Most Popular in:
Day 3: Face & Body Northern California 2010
By: Cathy Christensen
Posted: July 19, 2010
page 2 of 3
Shimamato discussed combining esthetic treatments with other medical resurfacing treatments. "This is how you come up with the best results," she stressed.
The panel went on to discuss that estheticians can enhance what the doctor is doing--that they are there to enhance, not replace. It was emphasized that the esthetician can increase revenue for the doctor by assisting with client retention.
Tracy Drumm, vice president of IF Marketing, discussed The Oprah Experience, a 5-step guide to thriving in a medical office. She stressed thinking from your clients' perspective--take a look from their point of view. Drumm's presentation was based on her experience and observations after attending a taping of The Oprah Winfrey Show, and draws parallels back to the esthetic industry. "Set personal guidelines for yourself," she emphasized. "Always give off a consistent message."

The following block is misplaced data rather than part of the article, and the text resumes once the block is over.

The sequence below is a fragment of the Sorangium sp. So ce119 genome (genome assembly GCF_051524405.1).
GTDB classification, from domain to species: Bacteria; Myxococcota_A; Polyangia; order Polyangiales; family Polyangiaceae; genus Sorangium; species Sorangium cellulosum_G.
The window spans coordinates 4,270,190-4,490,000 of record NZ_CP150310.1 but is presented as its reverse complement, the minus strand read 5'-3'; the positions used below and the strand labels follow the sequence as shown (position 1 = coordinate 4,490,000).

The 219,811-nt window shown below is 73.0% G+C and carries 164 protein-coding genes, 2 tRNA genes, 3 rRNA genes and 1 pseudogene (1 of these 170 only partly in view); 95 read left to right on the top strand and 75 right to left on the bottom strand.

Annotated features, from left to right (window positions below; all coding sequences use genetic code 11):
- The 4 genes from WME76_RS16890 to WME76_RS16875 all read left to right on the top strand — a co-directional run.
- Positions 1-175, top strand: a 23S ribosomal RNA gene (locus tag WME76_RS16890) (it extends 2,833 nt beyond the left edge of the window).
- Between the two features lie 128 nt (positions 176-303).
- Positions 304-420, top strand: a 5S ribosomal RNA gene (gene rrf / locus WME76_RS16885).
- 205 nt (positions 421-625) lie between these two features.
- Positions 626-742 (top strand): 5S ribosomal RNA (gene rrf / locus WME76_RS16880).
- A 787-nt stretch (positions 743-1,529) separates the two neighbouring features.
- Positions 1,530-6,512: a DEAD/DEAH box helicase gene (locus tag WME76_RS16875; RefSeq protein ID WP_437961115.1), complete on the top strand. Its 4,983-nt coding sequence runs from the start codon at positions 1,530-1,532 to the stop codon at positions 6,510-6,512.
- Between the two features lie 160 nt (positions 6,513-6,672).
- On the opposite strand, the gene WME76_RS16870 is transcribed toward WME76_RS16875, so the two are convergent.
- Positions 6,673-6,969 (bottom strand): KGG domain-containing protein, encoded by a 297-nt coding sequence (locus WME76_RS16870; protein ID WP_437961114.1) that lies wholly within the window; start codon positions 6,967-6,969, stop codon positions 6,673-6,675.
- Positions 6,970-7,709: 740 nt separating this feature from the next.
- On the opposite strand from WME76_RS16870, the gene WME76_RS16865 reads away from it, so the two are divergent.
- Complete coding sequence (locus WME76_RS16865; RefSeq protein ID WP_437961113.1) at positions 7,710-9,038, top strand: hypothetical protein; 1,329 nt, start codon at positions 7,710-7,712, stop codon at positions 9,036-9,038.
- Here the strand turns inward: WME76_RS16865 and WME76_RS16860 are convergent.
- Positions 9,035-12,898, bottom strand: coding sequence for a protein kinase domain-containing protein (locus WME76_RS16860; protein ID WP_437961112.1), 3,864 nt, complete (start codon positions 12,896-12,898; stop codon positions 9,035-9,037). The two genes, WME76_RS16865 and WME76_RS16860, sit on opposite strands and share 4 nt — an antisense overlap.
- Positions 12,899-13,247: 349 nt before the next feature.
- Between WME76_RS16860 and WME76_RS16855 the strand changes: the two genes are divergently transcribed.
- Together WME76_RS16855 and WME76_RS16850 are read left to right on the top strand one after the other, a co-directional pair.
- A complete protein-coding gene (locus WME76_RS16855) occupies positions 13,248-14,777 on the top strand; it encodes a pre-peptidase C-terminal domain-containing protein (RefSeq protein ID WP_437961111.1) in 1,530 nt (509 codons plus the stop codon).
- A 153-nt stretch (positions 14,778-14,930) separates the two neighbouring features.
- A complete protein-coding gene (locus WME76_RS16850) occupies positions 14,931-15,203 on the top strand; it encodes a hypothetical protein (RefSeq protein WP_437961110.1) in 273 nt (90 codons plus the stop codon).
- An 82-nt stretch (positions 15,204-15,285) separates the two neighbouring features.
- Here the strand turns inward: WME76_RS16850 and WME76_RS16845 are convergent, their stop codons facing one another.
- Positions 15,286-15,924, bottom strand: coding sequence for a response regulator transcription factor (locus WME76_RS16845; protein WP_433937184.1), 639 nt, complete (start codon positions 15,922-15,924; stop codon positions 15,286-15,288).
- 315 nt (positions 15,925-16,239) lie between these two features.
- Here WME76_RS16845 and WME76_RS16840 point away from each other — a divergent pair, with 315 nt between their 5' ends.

Susanne S. Warfield of Paramedical Consultants, Inc., led a discussion on "Combining Medical and Esthetic Treatments to Help Build Client Retention." Her presentation included defining an esthetician; useage of titles; scope of practice; defining esthetic treatments; defining medical treatments; defining practice philosophy; and patient education among many other timely topics. She said that customer service is the provision of a service to clients before, during and after a treatment or procedure.
And finally, Jan Marini, president and CEO of Jan Marini Skin Research, gave a compelling keynote presentation during the Networking Luncheon about "12 Reasons to Stay out of the Sun. They included:
- Malignant melanoma is on the rise;
- Basal cell cancers/squamous cell cancer;
- Actinic keratoses;
- Solar lentigines/brown pigmented areas;
- Stimulates greater oil production;
- Flat macule pigmentation/post-inflammatory hyperpigmentation;
- Dulls hair, removes color;
- Indoor tanning beds;
- 90-95% of what we perceive as aging is sun damage; and
- Women with common, usually nonfatal forms of skin cancer have double the risk of developing unrelated cancers.;